Make your own free website on Tripod.com

Al-Mizan Tafseer


In The Name of Allah, the Beneficent and the Most Merciful
 

HOME


Volume 2: Surah Baqarah, Verses 178-179

0 You who believe! retaliation is prescribed for you in the matter of the slain; the free for the free, and the slave for the slave, and the female for the female; but if any remission is made to any one by his (aggrieved) brother, then (the demand for the blood wit) should be made according to usage, and payment should be made to him in a good man­ner; this is an alleviation from your Lord and a mercy; so whoever exceeds the limit after this, he shall have a painful chastisement (178). And there is life for you in the retali­ation, 0 men of understanding, that you may guard your­selves (against evil) (179).

 

COMMENTARY

 

QUR'AN: 0 you who believe! Retaliation is prescribed for you in the matter of the slain; the free for the free...:

The verse is addressed to the believers. It means that the law promulgated herein applies to the Muslims only. As regards the non‑Muslims ‑ whether under protection of an Islamic State or not ‑ the verse is silent about them. Some people think that this verse has abrogated the verse 5:45 (life is for life); because it does not allow killing of a free person for a slave, or of a man for a woman. But actually there is no room for this supposition. The position of this verse vis--vis the verse 5:45 is like that of an explanation vis--vis its text.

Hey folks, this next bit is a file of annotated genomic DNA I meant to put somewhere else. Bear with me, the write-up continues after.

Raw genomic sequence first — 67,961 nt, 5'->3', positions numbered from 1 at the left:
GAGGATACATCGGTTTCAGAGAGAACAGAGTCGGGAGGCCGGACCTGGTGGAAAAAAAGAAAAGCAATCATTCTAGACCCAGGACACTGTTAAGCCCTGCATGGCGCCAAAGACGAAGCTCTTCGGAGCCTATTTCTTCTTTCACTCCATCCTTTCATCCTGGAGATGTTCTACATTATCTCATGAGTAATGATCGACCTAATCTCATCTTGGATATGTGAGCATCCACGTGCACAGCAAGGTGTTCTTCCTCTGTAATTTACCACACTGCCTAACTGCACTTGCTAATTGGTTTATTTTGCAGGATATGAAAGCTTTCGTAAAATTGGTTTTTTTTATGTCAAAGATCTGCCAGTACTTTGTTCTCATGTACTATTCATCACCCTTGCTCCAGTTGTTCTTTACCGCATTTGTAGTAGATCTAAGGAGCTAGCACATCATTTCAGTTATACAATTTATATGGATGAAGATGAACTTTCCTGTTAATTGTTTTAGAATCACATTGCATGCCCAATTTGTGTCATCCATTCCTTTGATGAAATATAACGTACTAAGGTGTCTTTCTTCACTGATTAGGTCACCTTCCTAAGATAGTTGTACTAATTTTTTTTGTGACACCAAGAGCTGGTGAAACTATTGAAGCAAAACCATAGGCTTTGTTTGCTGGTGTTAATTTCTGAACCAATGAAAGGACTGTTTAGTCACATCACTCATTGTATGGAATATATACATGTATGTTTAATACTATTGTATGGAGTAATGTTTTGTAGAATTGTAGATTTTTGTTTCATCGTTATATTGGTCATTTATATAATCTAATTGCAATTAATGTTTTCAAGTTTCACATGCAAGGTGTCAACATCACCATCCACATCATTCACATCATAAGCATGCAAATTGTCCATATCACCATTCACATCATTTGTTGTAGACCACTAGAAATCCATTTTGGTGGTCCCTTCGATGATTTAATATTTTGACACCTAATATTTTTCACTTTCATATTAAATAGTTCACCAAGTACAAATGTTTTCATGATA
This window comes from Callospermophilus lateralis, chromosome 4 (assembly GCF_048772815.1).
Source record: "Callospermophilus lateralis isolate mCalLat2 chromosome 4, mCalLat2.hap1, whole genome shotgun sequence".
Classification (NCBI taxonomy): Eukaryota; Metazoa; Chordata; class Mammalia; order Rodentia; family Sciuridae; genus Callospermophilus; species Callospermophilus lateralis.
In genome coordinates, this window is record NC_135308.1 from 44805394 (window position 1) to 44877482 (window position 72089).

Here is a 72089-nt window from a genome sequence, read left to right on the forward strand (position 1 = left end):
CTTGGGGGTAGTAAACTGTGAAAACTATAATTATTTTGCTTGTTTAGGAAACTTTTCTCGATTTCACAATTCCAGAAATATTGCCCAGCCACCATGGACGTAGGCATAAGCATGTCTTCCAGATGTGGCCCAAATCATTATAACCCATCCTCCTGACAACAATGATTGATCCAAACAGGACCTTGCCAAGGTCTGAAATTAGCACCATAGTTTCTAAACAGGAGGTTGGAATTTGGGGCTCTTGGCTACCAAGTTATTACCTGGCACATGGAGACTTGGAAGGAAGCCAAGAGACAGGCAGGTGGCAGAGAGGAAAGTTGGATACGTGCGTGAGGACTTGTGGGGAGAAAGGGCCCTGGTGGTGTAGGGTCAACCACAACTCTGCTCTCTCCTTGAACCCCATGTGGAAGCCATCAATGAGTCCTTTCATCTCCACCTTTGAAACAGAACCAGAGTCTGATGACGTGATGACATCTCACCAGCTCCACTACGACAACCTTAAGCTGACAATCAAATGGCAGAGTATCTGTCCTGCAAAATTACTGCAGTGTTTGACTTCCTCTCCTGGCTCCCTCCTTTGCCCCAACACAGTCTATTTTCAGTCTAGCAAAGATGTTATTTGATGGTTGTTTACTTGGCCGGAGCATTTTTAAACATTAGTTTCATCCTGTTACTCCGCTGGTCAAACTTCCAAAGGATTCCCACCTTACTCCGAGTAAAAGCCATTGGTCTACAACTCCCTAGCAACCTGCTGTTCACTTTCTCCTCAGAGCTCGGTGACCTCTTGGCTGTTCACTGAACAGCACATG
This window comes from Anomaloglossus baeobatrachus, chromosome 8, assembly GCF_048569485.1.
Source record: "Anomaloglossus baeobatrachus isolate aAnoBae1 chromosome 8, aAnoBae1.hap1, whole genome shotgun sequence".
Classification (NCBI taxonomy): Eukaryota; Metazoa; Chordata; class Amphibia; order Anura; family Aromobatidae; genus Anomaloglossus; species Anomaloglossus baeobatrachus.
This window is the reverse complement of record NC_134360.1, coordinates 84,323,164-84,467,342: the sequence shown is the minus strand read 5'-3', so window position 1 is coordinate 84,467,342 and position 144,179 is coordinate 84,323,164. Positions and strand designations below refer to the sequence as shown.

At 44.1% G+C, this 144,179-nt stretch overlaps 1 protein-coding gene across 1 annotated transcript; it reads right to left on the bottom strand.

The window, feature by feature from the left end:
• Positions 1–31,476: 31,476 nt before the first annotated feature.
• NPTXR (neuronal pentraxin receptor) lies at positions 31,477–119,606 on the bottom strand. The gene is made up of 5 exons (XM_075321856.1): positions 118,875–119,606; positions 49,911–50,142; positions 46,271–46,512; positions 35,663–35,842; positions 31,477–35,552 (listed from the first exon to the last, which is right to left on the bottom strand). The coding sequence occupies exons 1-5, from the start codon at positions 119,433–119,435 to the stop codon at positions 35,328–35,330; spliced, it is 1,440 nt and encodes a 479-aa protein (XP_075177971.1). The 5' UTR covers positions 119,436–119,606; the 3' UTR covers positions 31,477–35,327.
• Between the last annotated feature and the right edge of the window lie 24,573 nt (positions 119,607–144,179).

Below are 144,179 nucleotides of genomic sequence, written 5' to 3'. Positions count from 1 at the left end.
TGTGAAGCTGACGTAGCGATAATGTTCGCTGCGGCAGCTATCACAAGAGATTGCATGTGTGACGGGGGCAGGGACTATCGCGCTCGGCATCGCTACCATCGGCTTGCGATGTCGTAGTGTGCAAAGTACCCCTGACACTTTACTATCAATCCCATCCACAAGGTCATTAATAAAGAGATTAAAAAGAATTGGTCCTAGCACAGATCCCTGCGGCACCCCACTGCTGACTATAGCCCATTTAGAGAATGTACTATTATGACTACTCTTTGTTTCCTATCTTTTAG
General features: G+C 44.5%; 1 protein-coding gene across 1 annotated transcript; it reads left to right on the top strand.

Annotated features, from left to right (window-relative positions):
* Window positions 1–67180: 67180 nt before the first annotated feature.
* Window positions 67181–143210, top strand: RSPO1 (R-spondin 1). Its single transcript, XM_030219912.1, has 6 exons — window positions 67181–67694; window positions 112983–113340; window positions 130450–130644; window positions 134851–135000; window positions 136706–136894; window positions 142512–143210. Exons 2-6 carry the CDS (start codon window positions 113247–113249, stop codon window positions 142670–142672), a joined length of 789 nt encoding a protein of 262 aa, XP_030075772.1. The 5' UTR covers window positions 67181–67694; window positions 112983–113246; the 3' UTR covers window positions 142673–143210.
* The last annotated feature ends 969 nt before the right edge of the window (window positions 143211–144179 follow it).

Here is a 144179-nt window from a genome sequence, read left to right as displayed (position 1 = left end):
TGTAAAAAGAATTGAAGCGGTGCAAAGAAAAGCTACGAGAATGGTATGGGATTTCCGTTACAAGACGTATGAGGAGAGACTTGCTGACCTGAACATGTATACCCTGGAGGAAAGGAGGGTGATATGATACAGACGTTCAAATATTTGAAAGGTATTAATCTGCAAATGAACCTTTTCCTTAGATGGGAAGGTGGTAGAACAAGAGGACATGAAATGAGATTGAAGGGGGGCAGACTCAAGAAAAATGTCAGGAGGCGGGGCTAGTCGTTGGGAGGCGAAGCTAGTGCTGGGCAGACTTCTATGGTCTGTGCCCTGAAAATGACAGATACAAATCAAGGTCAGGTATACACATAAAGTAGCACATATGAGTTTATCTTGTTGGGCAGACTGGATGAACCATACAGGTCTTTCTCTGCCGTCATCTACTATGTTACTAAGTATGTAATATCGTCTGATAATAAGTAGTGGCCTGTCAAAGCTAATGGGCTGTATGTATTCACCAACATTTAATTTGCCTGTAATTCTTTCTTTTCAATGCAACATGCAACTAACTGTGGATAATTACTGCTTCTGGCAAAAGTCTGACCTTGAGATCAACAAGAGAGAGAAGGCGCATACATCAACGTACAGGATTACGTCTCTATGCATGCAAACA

al‑ Qisas (= retaliation) is the masdar of qassa yuqassu (he followed, he follows); an Arab says: qassa atharahu (= he followed someone's tracks). Another derivative is al‑qassas (= story‑teller) ‑ it is as though he follows the tracks of the past generations. Retaliation is called al‑qisas because it follows the footsteps of the offender, giving him a punishment similar to that which he had inflicted upon his victim.